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Re: Now it's my compiler!


From: Rjack
Subject: Re: Now it's my compiler!
Date: Fri, 26 Sep 2008 18:52:58 -0500
User-agent: Thunderbird 2.0.0.17 (Windows/20080914)

The Ghost In The Machine wrote:
On Sep 25, 8:22 pm, Hyman Rosen <address@hidden> wrote:
Rjack wrote:
You don't have to say anything at all about your compiler.
Do so!

http://www.gnu.org/licenses/gpl.html

<begin excerpts>

The “Corresponding Source” for a work in object code form means
all the source code needed to generate, install, and (for an
executable work) run the object code and to modify the work,
including scripts to control those activities. However, it does
not include the work's System Libraries, or general-purpose tools
or generally available free programs which are used unmodified in
performing those activities but which are not part of the work.
. . .

[b] does NOT need to provide any information/media/software
regarding his compilation environment beyond that needed for a
runnable distribution of any derived/compiled product, though it
may need to identify the proper environment (e.g., icc on an
x86).

http://www.softwarefreedom.org/resources/2008/compliance-guide.html

 <begin excerpt>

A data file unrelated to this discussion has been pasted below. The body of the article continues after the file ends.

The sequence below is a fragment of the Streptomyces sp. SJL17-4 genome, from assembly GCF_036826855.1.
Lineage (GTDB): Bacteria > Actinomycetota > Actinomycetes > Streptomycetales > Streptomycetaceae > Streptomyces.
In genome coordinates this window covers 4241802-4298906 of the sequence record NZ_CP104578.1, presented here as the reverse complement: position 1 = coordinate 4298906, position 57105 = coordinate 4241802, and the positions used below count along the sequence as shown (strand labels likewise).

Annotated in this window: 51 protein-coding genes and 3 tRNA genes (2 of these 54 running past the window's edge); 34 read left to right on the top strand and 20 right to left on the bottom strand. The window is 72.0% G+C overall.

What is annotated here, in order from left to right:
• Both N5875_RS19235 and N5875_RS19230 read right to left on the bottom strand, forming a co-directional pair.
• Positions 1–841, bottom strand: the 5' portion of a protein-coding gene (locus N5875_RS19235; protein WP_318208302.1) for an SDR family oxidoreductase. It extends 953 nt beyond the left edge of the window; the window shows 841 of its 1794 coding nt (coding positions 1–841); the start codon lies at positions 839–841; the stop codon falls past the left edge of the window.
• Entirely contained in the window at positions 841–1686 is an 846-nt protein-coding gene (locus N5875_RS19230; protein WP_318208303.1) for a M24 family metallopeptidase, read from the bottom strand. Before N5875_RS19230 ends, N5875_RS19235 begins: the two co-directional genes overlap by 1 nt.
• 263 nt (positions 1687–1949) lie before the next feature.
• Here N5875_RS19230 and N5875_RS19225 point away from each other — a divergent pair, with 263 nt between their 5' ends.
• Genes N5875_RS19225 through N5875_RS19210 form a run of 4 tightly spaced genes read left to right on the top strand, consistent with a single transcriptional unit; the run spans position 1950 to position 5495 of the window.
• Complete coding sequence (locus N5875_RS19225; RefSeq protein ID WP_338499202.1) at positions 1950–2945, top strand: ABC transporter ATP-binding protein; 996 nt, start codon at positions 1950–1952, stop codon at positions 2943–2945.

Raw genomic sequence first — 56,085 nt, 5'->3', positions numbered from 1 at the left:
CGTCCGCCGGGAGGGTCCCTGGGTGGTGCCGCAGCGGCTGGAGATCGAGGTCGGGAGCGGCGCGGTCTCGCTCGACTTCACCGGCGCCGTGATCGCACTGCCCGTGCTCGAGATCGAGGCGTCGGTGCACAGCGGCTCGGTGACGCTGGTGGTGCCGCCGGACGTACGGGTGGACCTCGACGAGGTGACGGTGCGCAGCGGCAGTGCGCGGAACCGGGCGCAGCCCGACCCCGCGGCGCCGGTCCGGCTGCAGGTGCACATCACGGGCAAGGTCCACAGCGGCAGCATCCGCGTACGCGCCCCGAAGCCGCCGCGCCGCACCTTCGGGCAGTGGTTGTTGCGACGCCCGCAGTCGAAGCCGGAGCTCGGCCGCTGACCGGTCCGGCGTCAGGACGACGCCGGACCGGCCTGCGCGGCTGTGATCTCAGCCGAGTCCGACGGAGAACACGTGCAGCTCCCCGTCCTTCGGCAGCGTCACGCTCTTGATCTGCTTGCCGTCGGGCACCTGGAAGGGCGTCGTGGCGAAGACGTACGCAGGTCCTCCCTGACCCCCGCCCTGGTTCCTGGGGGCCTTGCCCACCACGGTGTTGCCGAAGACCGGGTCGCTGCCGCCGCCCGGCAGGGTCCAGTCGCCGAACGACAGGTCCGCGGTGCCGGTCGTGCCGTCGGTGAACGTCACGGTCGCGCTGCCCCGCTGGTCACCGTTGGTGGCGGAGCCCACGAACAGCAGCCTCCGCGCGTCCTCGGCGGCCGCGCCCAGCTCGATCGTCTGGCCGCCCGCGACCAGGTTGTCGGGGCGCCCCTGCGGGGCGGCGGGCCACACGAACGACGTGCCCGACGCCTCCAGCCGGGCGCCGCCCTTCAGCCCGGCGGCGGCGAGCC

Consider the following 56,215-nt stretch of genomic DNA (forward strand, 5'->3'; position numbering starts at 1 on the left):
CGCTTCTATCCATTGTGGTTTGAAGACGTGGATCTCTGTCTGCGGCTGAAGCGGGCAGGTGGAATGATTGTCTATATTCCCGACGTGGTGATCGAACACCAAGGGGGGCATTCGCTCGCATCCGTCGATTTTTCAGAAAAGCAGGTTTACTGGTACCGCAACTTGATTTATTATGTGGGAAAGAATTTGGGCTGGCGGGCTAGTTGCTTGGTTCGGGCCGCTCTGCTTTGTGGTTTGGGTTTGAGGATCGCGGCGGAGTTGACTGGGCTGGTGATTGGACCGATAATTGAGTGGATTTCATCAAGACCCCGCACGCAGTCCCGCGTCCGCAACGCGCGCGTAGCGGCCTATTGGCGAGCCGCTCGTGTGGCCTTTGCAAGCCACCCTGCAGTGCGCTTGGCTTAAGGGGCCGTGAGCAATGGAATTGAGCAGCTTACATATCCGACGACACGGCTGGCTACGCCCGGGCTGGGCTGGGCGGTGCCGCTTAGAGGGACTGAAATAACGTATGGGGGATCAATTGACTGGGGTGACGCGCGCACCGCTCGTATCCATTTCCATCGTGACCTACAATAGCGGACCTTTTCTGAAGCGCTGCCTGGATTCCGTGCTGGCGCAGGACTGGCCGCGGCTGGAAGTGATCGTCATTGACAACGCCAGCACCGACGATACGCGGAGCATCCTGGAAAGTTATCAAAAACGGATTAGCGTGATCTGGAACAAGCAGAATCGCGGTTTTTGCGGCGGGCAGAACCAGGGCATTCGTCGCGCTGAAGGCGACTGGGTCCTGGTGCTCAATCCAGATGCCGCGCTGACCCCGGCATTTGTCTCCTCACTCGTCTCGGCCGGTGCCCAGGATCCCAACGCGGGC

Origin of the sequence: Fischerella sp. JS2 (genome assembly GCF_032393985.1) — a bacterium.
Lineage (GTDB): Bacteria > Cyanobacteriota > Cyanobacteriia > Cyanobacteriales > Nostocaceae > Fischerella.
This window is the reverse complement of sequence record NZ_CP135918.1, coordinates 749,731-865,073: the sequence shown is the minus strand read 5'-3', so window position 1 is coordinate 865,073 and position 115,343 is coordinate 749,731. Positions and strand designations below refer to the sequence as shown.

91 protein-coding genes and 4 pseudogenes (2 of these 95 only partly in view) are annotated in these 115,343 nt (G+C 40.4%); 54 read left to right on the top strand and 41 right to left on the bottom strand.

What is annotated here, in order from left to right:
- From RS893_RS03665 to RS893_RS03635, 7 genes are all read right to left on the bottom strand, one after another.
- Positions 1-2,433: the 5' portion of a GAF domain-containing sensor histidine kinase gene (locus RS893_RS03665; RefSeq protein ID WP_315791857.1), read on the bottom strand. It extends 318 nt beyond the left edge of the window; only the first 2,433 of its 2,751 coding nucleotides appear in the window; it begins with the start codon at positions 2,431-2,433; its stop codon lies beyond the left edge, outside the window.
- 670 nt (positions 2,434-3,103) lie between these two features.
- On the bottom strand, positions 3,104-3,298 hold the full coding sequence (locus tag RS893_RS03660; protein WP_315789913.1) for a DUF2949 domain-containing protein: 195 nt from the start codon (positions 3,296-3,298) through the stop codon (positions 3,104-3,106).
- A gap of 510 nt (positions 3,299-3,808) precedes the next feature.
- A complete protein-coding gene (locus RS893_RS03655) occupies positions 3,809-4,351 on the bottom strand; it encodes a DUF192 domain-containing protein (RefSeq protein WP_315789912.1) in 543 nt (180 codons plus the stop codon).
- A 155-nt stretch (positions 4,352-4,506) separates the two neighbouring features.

4.2.3  What About the Compiler?
. . .
If you have used a proprietary, third-party compiler to build the
software, then you probably cannot ship it to your customers. We
consider the name of the compiler, its exact version number, and
where it can be acquired as information that *must be provided as
part of the Corresponding Source*. This information is essential to
anyone who wishes to produce a binary. It is not the intent of the
GPL to require you to distribute third-party software tools to your
customer (provided the tools themselves are not based on the GPL’d
software shipped), but *we do believe it requires* that you give the
user all the essential non-proprietary facts that you had at your
disposal to build the software. Therefore, if you choose not to
distribute the compiler, you should include a readme about where you
got it, what version it was, and who to contact to acquire it,
regardless of whether your compiler is FOSS, proprietary, or
internally developed.

Sincerely,
Rjack :)


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